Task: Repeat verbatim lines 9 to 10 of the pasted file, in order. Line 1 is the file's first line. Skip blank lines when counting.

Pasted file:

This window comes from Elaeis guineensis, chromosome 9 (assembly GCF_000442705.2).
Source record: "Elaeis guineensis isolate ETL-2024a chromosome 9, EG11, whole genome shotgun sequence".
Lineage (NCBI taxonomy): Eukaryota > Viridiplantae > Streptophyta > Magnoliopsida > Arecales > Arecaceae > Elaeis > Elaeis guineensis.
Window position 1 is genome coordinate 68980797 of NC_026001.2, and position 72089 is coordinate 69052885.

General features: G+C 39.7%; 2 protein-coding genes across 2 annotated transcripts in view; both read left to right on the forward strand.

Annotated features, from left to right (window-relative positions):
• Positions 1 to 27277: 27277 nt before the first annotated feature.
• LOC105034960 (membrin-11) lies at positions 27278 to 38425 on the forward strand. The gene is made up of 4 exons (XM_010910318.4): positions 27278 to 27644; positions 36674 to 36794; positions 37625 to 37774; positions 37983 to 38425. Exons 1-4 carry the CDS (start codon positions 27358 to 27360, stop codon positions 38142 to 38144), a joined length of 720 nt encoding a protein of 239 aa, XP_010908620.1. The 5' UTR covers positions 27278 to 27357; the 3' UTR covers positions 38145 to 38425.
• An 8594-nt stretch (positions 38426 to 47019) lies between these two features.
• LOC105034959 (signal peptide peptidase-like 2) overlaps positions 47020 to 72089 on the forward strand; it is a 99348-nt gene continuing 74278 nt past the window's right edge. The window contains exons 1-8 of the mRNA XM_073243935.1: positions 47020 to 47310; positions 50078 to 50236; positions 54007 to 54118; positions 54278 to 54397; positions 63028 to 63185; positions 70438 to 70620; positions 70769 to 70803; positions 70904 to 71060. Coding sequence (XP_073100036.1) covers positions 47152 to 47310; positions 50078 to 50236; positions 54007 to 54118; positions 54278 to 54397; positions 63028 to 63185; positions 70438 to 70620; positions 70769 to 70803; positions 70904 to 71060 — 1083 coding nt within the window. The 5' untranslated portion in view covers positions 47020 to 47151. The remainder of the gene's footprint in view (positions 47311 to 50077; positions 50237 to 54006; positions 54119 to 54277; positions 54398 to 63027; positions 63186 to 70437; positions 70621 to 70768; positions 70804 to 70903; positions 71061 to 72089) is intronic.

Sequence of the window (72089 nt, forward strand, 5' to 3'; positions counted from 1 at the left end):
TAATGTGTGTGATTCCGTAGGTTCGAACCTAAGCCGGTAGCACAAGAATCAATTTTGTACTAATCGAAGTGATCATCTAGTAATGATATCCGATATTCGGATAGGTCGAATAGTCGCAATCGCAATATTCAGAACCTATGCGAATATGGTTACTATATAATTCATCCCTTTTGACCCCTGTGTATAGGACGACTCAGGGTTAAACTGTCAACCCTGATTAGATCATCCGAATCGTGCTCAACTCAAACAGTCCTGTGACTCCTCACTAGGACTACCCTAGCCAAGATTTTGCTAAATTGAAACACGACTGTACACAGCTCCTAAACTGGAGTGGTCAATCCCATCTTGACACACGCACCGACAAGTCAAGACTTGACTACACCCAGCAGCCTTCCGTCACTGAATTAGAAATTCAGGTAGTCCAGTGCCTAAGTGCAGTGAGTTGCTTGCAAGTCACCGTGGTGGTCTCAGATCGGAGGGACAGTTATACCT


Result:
• An 8594-nt stretch (positions 38426 to 47019) lies between these two features.
• LOC105034959 (signal peptide peptidase-like 2) overlaps positions 47020 to 72089 on the forward strand; it is a 99348-nt gene continuing 74278 nt past the window's right edge. The window contains exons 1-8 of the mRNA XM_073243935.1: positions 47020 to 47310; positions 50078 to 50236; positions 54007 to 54118; positions 54278 to 54397; positions 63028 to 63185; positions 70438 to 70620; positions 70769 to 70803; positions 70904 to 71060. Coding sequence (XP_073100036.1) covers positions 47152 to 47310; positions 50078 to 50236; positions 54007 to 54118; positions 54278 to 54397; positions 63028 to 63185; positions 70438 to 70620; positions 70769 to 70803; positions 70904 to 71060 — 1083 coding nt within the window. The 5' untranslated portion in view covers positions 47020 to 47151. The remainder of the gene's footprint in view (positions 47311 to 50077; positions 50237 to 54006; positions 54119 to 54277; positions 54398 to 63027; positions 63186 to 70437; positions 70621 to 70768; positions 70804 to 70903; positions 71061 to 72089) is intronic.